Should We Police Threats On Social Media?

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The United States has a well-developed jurisprudence for dealing with people who make threats. The default presumption, thanks to the First Amendment, is that any speech, even speech that is frightening, prejudiced or factually wrong, is legal. Even a generic desire for the President to die has First Amendment protection. The key precedents here are Watts v. United States and Brandenburg v. Ohio, both from 1969. In Watts, an 18-year-old remarked during a rally against the draft that:

“They always holler at us to get an education. And now I have already received my draft classification as 1-A and I have got to report for my physical this Monday coming. I am not going. If they ever make me carry a rifle the first man I want to get in my sights is L. B. J.”

The ruling suggested that this was protected as merely ‘a kind of very crude offensive method of stating a political opposition to the President’, of a kind still very familiar to us today. Those prosecuted for threatening the President over the last few years have typically had additional evidence of actual conspiracy to commit murder.

In Brandenburg, a KKK leader’s advocacy of ethnic violence was ruled to be protected by the First Amendment, because it was not “directed to inciting” or “likely to incite, imminent lawless action.” There must be some specificity as to the time that the lawless action is to occur; it cannot simply be a generalized articulation of the need for violence at some future time. It must be, in other words, a so-called “true threat.”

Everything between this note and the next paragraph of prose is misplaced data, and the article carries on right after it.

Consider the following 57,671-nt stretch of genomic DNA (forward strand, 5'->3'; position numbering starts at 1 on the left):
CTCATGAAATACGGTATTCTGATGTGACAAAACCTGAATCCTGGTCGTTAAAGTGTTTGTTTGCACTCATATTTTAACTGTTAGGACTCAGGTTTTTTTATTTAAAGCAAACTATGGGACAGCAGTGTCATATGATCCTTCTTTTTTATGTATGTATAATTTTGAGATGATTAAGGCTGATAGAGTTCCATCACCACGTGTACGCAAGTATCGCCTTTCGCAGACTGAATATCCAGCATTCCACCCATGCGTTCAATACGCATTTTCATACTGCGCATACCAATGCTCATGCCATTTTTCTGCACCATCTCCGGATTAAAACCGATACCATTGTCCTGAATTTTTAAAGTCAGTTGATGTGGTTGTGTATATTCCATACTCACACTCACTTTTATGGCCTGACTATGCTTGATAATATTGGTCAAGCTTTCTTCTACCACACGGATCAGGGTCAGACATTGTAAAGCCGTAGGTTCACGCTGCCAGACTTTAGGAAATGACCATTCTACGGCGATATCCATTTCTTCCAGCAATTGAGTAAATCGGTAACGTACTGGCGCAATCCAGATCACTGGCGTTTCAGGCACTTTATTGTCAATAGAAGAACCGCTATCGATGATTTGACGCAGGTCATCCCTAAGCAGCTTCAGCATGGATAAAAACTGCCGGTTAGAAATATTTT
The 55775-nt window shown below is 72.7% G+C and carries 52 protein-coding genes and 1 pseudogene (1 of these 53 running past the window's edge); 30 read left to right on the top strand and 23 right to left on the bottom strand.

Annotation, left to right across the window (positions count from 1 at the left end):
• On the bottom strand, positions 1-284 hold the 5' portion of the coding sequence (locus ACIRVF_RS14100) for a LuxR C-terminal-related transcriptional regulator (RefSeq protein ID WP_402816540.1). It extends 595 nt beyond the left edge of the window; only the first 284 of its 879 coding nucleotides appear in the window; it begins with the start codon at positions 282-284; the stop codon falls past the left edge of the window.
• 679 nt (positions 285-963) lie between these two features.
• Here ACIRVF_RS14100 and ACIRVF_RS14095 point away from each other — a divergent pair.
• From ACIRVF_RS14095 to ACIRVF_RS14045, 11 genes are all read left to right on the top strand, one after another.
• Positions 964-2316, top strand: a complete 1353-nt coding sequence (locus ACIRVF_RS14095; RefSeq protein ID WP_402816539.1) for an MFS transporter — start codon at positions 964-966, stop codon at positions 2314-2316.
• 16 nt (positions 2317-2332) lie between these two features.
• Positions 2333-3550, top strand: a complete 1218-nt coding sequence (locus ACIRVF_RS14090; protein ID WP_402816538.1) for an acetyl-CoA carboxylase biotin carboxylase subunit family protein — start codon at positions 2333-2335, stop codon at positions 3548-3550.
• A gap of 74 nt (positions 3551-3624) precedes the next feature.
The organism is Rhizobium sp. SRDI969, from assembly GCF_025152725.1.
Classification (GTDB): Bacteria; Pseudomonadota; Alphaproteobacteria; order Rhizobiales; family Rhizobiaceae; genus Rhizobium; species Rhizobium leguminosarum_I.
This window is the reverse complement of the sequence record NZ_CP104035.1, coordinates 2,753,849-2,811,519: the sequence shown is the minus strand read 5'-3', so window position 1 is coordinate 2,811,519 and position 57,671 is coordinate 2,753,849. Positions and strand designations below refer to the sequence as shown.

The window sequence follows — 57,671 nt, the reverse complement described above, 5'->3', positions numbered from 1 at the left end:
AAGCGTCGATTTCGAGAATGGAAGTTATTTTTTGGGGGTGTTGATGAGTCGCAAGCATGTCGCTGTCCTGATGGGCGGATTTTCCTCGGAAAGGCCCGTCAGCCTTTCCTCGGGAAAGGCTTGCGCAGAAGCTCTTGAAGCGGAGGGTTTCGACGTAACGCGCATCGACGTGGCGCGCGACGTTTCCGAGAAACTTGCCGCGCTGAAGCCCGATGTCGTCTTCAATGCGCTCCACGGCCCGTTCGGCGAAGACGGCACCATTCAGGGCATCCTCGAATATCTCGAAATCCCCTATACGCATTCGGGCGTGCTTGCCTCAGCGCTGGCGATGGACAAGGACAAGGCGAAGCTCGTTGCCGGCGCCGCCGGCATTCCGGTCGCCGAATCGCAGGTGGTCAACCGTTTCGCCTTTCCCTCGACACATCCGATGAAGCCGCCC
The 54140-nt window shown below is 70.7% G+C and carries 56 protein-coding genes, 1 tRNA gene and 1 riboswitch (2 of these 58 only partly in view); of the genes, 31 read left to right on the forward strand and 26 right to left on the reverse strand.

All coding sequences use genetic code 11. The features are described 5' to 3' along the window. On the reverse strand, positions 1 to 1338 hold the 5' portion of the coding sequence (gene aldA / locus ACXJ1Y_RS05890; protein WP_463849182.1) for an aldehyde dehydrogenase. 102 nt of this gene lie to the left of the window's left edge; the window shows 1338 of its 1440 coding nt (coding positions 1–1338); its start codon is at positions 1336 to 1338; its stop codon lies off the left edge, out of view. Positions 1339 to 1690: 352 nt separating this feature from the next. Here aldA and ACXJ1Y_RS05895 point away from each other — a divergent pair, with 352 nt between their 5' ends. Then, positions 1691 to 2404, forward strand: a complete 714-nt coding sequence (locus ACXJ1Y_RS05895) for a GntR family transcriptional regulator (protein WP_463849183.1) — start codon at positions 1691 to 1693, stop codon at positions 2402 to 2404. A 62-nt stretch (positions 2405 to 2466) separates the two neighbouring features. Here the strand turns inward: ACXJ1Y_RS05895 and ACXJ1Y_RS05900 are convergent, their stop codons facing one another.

These rulings have stood essentially unmodified for nearly half a century. They are also a lot more protective of threatening speech than most people, including surveillance state employees, casually assume. One result of that assumption is that surveillance agencies pro-actively monitor social media, and open investigations on the basis of First Amendment-protected threats they encounter, when the constitutionality of doing so is at best highly suspect.

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Not-Methuen-High-School Installs “Guardian Shooter Detection System”

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In Methuen, MA, security contractor Shooter Detection Systems (“1-844-SHOT911”) has convinced school administrators to install a “Guardian” system that “constantly monitors” school hallways and classrooms for sounds of gunfire. As an extra, they got local Congresswoman Niki Tsongas to intone pieties about making schools “safe sanctuaries for learning.” Apparently, that means “lending my credibility to a sales campaign that will funnel school tax money away from teachers and supplies and into the pockets of contractors, in the name of thwarting random low-probability events.”

Raw Story picked up the press release, and indulged in their own little bit of security theater, noting soberly that the PR firm for Shooter Detection Systems had asked them not to reveal the name of the school even while they had named the relevant town in its own press release.

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Free Methuen teenager Cameron D’Ambrosio

[Welcome to our new contributor, Garret Kirkland of the Defend the Fourth Coalition! – Ed.]

What the hell is going on in Massachusetts?

Nobody needs to be reminded about the Boston Marathon tragedy, and many of you heard about Cameron D’Ambrosio from Methuen, MA, who was taken into police custody in response to a Facebook post. I’m sure many, like myself, read about his case and assumed that they would “catch and release” him and put it out of mind. After all, it’s not really that shocking for an 18-year-old high school kid who aspires to be a hip hop artist to say stupid things.

This was what he wrote:

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